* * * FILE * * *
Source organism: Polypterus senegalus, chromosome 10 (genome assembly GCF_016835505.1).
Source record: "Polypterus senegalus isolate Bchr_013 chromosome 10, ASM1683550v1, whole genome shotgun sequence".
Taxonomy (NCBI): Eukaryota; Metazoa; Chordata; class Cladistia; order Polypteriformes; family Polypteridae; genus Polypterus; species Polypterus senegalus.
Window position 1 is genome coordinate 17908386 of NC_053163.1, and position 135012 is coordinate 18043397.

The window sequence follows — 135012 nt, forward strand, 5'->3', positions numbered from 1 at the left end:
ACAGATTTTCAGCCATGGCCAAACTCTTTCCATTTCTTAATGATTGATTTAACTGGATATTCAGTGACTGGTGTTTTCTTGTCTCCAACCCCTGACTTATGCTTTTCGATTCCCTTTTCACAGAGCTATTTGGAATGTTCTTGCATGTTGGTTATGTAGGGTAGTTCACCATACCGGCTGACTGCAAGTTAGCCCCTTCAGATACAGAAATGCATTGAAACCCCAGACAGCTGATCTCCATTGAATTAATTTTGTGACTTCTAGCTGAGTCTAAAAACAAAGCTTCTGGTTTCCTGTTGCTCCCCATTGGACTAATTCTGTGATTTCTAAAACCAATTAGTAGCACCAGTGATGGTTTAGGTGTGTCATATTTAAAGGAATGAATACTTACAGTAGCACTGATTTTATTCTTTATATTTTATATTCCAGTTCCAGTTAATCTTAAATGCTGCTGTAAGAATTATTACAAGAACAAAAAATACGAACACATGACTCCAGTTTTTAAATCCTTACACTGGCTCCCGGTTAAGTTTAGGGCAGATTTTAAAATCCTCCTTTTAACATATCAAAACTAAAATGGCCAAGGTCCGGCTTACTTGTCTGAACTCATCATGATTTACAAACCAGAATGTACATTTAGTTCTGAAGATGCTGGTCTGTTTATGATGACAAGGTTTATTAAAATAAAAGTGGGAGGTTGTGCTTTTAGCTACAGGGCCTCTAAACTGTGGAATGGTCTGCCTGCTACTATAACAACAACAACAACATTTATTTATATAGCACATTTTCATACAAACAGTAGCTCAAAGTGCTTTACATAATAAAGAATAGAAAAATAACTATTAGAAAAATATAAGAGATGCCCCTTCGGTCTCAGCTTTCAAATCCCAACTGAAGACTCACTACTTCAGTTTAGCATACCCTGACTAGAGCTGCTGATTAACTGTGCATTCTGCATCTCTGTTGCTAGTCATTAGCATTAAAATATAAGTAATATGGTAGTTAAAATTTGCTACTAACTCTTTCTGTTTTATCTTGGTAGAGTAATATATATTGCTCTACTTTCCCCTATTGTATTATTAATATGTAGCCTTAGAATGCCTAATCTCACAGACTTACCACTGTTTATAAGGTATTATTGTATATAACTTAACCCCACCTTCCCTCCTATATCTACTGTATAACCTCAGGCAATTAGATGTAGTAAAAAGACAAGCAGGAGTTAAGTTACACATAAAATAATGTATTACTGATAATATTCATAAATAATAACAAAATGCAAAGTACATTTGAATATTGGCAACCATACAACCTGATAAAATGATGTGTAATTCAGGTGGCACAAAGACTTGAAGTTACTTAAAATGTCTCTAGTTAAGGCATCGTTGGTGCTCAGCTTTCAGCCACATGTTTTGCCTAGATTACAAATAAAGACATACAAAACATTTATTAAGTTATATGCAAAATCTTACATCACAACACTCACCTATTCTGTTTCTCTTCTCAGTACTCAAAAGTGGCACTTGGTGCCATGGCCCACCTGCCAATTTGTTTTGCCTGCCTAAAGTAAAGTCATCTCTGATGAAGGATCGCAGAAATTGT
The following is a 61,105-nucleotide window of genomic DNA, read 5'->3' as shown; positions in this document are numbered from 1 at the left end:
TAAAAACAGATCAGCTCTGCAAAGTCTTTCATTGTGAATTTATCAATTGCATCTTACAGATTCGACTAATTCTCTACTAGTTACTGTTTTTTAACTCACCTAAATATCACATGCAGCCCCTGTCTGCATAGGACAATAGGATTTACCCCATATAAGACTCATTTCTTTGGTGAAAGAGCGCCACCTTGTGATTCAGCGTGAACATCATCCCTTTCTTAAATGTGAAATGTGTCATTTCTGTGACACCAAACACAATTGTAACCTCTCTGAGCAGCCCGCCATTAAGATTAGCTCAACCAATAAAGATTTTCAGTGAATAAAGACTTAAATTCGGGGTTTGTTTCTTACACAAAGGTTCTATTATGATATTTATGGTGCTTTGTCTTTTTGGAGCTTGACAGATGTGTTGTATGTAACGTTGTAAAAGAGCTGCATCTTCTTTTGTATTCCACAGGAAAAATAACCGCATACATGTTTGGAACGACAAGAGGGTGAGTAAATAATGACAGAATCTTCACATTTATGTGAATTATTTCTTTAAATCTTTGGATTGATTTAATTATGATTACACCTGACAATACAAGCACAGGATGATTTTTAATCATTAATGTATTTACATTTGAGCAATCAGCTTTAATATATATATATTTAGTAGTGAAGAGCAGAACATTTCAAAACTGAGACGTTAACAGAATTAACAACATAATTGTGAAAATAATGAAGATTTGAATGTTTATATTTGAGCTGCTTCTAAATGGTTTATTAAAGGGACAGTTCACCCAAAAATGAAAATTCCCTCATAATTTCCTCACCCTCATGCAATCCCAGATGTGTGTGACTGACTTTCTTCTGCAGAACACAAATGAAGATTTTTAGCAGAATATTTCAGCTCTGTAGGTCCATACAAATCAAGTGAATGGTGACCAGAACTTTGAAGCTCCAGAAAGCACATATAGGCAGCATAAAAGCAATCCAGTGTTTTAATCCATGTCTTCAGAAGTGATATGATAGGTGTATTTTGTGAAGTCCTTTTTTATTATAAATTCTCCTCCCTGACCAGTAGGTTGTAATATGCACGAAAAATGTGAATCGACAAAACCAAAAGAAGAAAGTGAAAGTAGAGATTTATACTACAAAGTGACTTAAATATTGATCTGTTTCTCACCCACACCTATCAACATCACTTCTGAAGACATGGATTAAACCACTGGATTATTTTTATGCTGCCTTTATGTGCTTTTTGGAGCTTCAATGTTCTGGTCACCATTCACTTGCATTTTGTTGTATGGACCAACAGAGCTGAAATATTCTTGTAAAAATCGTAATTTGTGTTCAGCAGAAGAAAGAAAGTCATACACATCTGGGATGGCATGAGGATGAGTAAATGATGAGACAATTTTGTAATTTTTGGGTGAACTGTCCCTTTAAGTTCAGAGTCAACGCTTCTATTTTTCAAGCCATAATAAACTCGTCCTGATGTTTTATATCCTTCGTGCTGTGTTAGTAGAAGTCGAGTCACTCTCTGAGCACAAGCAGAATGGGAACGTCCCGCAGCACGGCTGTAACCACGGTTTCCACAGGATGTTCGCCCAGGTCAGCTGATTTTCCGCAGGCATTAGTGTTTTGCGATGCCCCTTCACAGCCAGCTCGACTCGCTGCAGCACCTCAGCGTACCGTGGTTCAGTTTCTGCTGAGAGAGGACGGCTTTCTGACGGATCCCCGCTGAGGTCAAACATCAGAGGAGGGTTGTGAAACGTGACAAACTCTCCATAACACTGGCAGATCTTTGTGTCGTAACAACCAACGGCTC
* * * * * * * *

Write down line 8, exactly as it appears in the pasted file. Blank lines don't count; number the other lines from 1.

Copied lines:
TAAAAACAGATCAGCTCTGCAAAGTCTTTCATTGTGAATTTATCAATTGCATCTTACAGATTCGACTAATTCTCTACTAGTTACTGTTTTTTAACTCACCTAAATATCACATGCAGCCCCTGTCTGCATAGGACAATAGGATTTACCCCATATAAGACTCATTTCTTTGGTGAAAGAGCGCCACCTTGTGATTCAGCGTGAACATCATCCCTTTCTTAAATGTGAAATGTGTCATTTCTGTGACACCAAACACAATTGTAACCTCTCTGAGCAGCCCGCCATTAAGATTAGCTCAACCAATAAAGATTTTCAGTGAATAAAGACTTAAATTCGGGGTTTGTTTCTTACACAAAGGTTCTATTATGATATTTATGGTGCTTTGTCTTTTTGGAGCTTGACAGATGTGTTGTATGTAACGTTGTAAAAGAGCTGCATCTTCTTTTGTATTCCACAGGAAAAATAACCGCATACATGTTTGGAACGACAAGAGGGTGAGTAAATAATGACAGAATCTTCACATTTATGTGAATTATTTCTTTAAATCTTTGGATTGATTTAATTATGATTACACCTGACAATACAAGCACAGGATGATTTTTAATCATTAATGTATTTACATTTGAGCAATCAGCTTTAATATATATATATTTAGTAGTGAAGAGCAGAACATTTCAAAACTGAGACGTTAACAGAATTAACAACATAATTGTGAAAATAATGAAGATTTGAATGTTTATATTTGAGCTGCTTCTAAATGGTTTATTAAAGGGACAGTTCACCCAAAAATGAAAATTCCCTCATAATTTCCTCACCCTCATGCAATCCCAGATGTGTGTGACTGACTTTCTTCTGCAGAACACAAATGAAGATTTTTAGCAGAATATTTCAGCTCTGTAGGTCCATACAAATCAAGTGAATGGTGACCAGAACTTTGAAGCTCCAGAAAGCACATATAGGCAGCATAAAAGCAATCCAGTGTTTTAATCCATGTCTTCAGAAGTGATATGATAGGTGTATTTTGTGAAGTCCTTTTTTATTATAAATTCTCCTCCCTGACCAGTAGGTTGTAATATGCACGAAAAATGTGAATCGACAAAACCAAAAGAAGAAAGTGAAAGTAGAGATTTATACTACAAAGTGACTTAAATATTGATCTGTTTCTCACCCACACCTATCAACATCACTTCTGAAGACATGGATTAAACCACTGGATTATTTTTATGCTGCCTTTATGTGCTTTTTGGAGCTTCAATGTTCTGGTCACCATTCACTTGCATTTTGTTGTATGGACCAACAGAGCTGAAATATTCTTGTAAAAATCGTAATTTGTGTTCAGCAGAAGAAAGAAAGTCATACACATCTGGGATGGCATGAGGATGAGTAAATGATGAGACAATTTTGTAATTTTTGGGTGAACTGTCCCTTTAAGTTCAGAGTCAACGCTTCTATTTTTCAAGCCATAATAAACTCGTCCTGATGTTTTATATCCTTCGTGCTGTGTTAGTAGAAGTCGAGTCACTCTCTGAGCACAAGCAGAATGGGAACGTCCCGCAGCACGGCTGTAACCACGGTTTCCACAGGATGTTCGCCCAGGTCAGCTGATTTTCCGCAGGCATTAGTGTTTTGCGATGCCCCTTCACAGCCAGCTCGACTCGCTGCAGCACCTCAGCGTACCGTGGTTCAGTTTCTGCTGAGAGAGGACGGCTTTCTGACGGATCCCCGCTGAGGTCAAACATCAGAGGAGGGTTGTGAAACGTGACAAACTCTCCATAACACTGGCAGATCTTTGTGTCGTAACAACCAACGGCTC